In addition to the management of the soft tissues it is important to stabilize the fracture to improve microcirculation to soft tissues. Wound management, which includes coverage of soft tissues, should be done as soon as possible. There are different types of operations needed to achieve soft-tissue coverage, which vary depending on the size of the soft-tissue defect and the type of tissue loss.
Is there a place for MIPO in the management of open fractures?
When the soft-tissue condition is satisfactory, external fixation should be replaced by internal fixation (either with a plate or IM nail). There are several factors to consider. If there has been pin-track infection, the use of a nail, particularly with reaming, will increase the incidence of intramedullary infection. In cases where the fracture location makes nailing difficult, such as proximal or distal tibial fractures, plating is an option. Generally, in cases of open fractures, MIPO is preferable in most cases when plating is to be used after provisional external fixation is changed to definitive internal fixation.
Indications and contraindications of MIPO in open fractures
Gustilo-Anderson type I or II open injuries which can be treated in a similar way to closed fractures
Periarticular fractures are the main indication for treatment by MIPO (eg, distal femoral fractures, proximal or distal tibial fractures)
Gustilo-Anderson type IIIA or IIIB injuries are also indications for MIPO treatment when the soft-tissue coverage is sufficient in an acute situation after an open fracture or when delayed after debridement
Severely contaminated wound
Open fractures are usually the result of high-energy trauma and there is a significant incidence of associated injuries. The initial evaluation of a patient with an open fracture of a limb should always follow the principles and guidelines of the advanced trauma life support (ATLS) system.
After resuscitation and stabilization of the patient‘s general condition, the open fracture should be debrided in the operating room as soon as possible, preferably within 6 hours of the injury. Reduction of the gross alignment of the limb should be carried out during the initial management, since angulation and displacement could cause further damage from pressure on soft tissues or neurovascular structures. Care should be taken to avoid gross contamination of the intramedullary canal. Correct management of bone and soft tissues is the major determinant of fracture healing and functional restoration of the traumatized extremity.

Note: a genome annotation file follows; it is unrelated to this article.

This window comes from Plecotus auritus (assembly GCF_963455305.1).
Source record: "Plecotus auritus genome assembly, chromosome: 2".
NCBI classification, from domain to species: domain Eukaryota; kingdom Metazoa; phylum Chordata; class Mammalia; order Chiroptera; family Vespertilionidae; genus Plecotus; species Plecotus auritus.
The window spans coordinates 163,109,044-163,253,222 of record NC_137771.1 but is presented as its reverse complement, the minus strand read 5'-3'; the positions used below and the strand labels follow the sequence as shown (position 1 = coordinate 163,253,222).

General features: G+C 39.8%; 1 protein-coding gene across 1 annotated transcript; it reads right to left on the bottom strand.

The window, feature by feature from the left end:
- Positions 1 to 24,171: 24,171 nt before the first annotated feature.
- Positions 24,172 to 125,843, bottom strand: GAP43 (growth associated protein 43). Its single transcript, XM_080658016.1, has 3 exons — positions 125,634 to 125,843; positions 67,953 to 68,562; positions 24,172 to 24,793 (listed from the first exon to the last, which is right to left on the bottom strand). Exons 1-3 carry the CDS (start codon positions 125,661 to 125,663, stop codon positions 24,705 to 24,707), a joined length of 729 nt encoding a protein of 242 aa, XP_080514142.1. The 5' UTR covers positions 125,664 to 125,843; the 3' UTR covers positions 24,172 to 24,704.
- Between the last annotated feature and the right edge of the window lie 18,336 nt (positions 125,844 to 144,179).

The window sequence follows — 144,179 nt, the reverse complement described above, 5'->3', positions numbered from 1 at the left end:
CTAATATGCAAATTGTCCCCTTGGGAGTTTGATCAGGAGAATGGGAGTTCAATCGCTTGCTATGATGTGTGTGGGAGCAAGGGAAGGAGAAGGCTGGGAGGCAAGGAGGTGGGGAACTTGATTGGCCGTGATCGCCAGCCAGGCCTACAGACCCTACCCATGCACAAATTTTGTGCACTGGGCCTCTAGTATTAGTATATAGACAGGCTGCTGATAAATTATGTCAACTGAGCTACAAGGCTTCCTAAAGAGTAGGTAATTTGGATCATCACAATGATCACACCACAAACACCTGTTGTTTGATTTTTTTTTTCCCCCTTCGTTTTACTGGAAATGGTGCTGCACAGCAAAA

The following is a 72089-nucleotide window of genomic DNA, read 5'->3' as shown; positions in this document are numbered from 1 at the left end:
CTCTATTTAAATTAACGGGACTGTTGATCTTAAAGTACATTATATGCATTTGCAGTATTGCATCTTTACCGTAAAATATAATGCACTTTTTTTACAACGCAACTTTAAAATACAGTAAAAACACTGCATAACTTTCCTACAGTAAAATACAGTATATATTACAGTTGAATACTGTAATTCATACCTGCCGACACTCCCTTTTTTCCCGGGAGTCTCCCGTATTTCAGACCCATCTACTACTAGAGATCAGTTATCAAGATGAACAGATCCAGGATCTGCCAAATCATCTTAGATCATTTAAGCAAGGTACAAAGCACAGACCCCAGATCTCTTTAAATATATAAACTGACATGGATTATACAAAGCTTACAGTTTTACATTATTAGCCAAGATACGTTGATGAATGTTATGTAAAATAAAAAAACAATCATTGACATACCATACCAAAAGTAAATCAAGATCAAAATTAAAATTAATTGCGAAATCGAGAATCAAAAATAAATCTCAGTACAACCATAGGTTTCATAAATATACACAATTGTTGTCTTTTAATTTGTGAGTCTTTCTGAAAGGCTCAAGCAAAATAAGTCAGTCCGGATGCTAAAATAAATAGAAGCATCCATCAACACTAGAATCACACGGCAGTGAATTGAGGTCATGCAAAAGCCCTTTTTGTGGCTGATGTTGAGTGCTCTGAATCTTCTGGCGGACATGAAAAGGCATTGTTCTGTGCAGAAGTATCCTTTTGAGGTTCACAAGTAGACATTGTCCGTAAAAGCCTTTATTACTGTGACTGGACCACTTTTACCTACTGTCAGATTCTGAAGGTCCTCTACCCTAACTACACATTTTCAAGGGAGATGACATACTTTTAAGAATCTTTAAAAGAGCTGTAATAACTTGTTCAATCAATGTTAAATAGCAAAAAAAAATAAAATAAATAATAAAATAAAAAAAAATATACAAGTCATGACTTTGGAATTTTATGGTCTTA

The soft tissues
A detailed history of the injury, the velocity of the impact, the presence of any crush component, and the location where the injury occurred will help assessment of soft-tissue damage and contamination. The Gustilo-Anderson classification system is universally accepted to grade open fractures. The classification of an open fracture can only be defined precisely after wound exploration and debridement in the operating room.
As microorganisms contaminate most open fractures antibiotics are administered to treat possible infection after wound contamination. To reduce the risk of an infection, early intravenous antibiotics, wound debridement, soft-tissue coverage, and fracture stabilization are required. Tetanus prophylaxis may be necessary, depending on the patient‘s immunization status. The administration of antibiotics before debridement may decrease the infection rate. Cultures of postdebridement specimens and sensitivity testing may help in the selection of the best agents to be used as antibiotic cover for subsequent procedures or in the treatment of an early infection.